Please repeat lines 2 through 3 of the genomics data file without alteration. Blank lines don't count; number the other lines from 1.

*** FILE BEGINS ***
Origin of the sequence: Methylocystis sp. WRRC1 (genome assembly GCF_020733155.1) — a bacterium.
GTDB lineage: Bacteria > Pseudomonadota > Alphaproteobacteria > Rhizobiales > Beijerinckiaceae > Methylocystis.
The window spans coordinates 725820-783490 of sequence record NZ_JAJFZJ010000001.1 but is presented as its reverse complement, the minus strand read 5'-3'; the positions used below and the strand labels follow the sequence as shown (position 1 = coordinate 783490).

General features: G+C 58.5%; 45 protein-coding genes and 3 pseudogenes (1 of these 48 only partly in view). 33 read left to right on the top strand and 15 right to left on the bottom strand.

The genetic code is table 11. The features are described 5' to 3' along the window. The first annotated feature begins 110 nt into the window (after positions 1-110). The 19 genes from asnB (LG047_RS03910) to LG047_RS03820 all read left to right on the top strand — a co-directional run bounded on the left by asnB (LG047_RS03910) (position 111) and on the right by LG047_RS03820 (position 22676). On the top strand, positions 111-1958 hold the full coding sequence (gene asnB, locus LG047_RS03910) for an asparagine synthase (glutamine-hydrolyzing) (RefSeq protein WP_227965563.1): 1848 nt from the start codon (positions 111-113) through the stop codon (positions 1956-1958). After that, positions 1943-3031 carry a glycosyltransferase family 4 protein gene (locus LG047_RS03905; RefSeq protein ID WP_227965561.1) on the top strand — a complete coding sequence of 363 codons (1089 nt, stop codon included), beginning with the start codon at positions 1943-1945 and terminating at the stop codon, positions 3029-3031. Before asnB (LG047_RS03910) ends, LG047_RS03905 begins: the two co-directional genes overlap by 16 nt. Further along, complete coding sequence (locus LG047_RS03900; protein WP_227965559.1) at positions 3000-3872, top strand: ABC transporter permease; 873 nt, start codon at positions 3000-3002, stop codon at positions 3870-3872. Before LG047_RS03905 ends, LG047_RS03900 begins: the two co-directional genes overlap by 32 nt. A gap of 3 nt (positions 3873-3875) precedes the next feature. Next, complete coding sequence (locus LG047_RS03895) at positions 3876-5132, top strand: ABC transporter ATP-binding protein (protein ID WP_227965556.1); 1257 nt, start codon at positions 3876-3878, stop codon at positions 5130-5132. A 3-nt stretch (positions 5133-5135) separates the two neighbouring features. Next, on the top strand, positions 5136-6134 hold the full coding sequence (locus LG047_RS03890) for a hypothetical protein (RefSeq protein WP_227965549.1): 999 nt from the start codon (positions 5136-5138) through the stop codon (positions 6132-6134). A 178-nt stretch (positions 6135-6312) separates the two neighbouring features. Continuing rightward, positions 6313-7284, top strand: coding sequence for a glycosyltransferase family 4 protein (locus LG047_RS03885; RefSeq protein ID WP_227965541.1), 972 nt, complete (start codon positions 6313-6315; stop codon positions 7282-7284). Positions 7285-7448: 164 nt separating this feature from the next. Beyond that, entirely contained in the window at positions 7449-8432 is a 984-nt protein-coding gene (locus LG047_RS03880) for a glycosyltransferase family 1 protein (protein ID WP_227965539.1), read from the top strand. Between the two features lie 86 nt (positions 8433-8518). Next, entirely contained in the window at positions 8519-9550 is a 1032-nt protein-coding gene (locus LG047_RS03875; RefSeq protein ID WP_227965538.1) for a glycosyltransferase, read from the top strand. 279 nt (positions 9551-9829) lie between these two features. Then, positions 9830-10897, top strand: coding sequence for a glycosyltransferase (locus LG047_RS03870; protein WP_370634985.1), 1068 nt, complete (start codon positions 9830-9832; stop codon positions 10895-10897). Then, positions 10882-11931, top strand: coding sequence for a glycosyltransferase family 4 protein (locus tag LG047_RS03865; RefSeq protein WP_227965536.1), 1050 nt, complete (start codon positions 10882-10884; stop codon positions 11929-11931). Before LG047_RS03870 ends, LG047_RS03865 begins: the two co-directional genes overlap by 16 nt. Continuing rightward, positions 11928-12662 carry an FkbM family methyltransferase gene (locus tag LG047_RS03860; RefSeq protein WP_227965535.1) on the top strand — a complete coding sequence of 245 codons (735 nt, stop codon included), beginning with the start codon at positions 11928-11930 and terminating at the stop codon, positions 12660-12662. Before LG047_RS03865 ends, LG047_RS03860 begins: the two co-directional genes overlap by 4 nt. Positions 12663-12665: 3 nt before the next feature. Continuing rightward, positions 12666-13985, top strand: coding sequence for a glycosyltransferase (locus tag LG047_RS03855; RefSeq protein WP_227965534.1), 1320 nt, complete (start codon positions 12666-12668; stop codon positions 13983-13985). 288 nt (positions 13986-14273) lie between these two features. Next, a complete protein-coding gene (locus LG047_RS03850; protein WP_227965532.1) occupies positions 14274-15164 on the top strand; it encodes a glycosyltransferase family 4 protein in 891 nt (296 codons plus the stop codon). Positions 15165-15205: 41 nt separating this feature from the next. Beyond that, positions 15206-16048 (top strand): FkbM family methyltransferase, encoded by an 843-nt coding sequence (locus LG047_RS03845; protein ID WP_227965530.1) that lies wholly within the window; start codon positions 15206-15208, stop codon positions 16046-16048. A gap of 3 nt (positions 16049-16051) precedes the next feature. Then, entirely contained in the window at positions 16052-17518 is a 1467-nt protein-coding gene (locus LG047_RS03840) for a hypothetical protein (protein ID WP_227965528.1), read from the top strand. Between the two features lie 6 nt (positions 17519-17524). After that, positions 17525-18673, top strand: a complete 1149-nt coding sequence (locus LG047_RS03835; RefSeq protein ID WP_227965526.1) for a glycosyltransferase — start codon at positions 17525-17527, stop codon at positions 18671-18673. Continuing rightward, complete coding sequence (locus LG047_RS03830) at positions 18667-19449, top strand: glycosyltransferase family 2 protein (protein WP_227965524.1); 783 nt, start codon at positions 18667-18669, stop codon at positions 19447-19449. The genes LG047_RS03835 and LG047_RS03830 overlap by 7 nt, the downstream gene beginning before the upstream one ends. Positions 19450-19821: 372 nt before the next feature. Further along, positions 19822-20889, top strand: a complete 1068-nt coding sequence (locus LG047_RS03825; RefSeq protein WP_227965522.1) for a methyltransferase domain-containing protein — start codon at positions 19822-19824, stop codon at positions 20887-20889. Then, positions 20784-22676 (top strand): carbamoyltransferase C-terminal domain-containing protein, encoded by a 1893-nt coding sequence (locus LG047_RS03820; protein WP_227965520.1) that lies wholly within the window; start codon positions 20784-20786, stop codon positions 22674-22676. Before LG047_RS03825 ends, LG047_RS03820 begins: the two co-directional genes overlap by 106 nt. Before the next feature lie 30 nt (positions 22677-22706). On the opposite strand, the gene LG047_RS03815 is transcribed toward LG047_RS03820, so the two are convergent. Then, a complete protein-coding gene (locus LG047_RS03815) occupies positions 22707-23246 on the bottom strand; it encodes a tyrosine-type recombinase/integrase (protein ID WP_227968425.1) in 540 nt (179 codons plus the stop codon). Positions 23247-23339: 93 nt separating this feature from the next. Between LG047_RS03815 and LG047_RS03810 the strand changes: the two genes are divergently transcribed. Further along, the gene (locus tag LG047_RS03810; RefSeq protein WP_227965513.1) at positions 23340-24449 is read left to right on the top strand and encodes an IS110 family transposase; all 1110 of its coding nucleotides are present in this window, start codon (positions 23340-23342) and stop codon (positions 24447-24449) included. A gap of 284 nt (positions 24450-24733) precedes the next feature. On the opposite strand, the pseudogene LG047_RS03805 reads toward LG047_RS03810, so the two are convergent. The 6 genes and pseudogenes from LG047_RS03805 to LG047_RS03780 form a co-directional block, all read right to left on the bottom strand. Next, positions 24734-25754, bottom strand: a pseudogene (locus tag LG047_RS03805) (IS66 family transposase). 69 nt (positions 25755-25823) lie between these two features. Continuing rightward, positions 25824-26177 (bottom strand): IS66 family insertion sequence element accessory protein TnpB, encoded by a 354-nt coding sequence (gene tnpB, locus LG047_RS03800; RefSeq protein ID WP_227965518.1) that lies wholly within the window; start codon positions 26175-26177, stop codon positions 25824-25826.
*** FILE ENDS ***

GTDB lineage: Bacteria > Pseudomonadota > Alphaproteobacteria > Rhizobiales > Beijerinckiaceae > Methylocystis.
The window spans coordinates 725820-783490 of sequence record NZ_JAJFZJ010000001.1 but is presented as its reverse complement, the minus strand read 5'-3'; the positions used below and the strand labels follow the sequence as shown (position 1 = coordinate 783490).